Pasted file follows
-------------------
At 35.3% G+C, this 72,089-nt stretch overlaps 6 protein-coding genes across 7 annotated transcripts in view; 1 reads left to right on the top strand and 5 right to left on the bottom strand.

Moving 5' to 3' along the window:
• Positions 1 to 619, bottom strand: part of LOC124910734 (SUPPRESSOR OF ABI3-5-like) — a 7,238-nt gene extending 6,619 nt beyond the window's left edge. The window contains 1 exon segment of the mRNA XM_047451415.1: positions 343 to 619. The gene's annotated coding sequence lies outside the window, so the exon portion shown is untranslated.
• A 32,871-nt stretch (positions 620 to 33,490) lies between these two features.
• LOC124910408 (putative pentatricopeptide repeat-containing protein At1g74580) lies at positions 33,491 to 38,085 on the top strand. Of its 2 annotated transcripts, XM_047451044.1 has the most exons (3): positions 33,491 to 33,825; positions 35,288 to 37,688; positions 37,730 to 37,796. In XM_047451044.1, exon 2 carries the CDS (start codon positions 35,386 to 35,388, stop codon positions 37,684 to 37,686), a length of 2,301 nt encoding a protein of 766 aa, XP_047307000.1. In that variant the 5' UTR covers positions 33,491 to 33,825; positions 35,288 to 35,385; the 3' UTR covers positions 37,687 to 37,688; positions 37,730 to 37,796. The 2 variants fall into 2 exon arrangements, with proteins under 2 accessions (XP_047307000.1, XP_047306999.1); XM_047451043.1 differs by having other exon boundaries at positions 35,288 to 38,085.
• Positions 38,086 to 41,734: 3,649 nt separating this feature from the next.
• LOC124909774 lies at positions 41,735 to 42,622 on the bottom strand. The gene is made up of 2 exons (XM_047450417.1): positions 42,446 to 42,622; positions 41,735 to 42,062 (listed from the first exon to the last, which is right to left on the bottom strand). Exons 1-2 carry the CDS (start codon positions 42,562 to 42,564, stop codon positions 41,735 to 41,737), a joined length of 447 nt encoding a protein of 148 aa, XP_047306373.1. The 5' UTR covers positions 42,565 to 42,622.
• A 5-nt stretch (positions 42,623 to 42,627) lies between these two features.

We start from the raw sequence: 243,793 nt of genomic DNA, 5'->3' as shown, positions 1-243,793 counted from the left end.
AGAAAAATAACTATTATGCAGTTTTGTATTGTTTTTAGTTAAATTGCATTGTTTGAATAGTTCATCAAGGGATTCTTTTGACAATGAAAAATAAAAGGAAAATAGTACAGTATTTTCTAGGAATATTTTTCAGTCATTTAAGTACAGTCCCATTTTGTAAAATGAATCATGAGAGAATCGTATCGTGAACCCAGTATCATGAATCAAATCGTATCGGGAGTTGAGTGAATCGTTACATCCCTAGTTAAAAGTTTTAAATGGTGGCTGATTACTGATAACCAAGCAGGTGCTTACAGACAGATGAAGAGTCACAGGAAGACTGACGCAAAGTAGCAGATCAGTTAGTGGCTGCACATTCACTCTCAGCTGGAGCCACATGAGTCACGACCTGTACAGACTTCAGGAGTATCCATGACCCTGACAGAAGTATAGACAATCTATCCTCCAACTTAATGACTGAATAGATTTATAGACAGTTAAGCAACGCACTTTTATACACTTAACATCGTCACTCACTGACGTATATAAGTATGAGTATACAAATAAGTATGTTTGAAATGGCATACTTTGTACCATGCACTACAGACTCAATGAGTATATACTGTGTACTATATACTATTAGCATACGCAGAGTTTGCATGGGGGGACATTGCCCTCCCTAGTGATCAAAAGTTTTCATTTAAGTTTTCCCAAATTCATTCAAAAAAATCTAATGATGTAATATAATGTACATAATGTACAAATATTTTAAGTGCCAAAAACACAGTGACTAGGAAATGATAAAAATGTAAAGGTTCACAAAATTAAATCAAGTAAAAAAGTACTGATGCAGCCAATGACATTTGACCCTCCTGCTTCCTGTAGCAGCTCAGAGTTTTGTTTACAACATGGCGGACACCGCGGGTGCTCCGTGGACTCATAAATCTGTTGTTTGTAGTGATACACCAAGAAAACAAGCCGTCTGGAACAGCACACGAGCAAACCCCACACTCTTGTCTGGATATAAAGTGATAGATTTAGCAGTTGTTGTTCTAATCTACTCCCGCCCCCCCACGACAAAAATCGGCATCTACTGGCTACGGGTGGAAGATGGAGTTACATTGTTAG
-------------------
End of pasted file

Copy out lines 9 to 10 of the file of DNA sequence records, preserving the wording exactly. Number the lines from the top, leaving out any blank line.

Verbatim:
We start from the raw sequence: 243,793 nt of genomic DNA, 5'->3' as shown, positions 1-243,793 counted from the left end.
AGAAAAATAACTATTATGCAGTTTTGTATTGTTTTTAGTTAAATTGCATTGTTTGAATAGTTCATCAAGGGATTCTTTTGACAATGAAAAATAAAAGGAAAATAGTACAGTATTTTCTAGGAATATTTTTCAGTCATTTAAGTACAGTCCCATTTTGTAAAATGAATCATGAGAGAATCGTATCGTGAACCCAGTATCATGAATCAAATCGTATCGGGAGTTGAGTGAATCGTTACATCCCTAGTTAAAAGTTTTAAATGGTGGCTGATTACTGATAACCAAGCAGGTGCTTACAGACAGATGAAGAGTCACAGGAAGACTGACGCAAAGTAGCAGATCAGTTAGTGGCTGCACATTCACTCTCAGCTGGAGCCACATGAGTCACGACCTGTACAGACTTCAGGAGTATCCATGACCCTGACAGAAGTATAGACAATCTATCCTCCAACTTAATGACTGAATAGATTTATAGACAGTTAAGCAACGCACTTTTATACACTTAACATCGTCACTCACTGACGTATATAAGTATGAGTATACAAATAAGTATGTTTGAAATGGCATACTTTGTACCATGCACTACAGACTCAATGAGTATATACTGTGTACTATATACTATTAGCATACGCAGAGTTTGCATGGGGGGACATTGCCCTCCCTAGTGATCAAAAGTTTTCATTTAAGTTTTCCCAAATTCATTCAAAAAAATCTAATGATGTAATATAATGTACATAATGTACAAATATTTTAAGTGCCAAAAACACAGTGACTAGGAAATGATAAAAATGTAAAGGTTCACAAAATTAAATCAAGTAAAAAAGTACTGATGCAGCCAATGACATTTGACCCTCCTGCTTCCTGTAGCAGCTCAGAGTTTTGTTTACAACATGGCGGACACCGCGGGTGCTCCGTGGACTCATAAATCTGTTGTTTGTAGTGATACACCAAGAAAACAAGCCGTCTGGAACAGCACACGAGCAAACCCCACACTCTTGTCTGGATATAAAGTGATAGATTTAGCAGTTGTTGTTCTAATCTACTCCCGCCCCCCCACGACAAAAATCGGCATCTACTGGCTACGGGTGGAAGATGGAGTTACATTGTTAG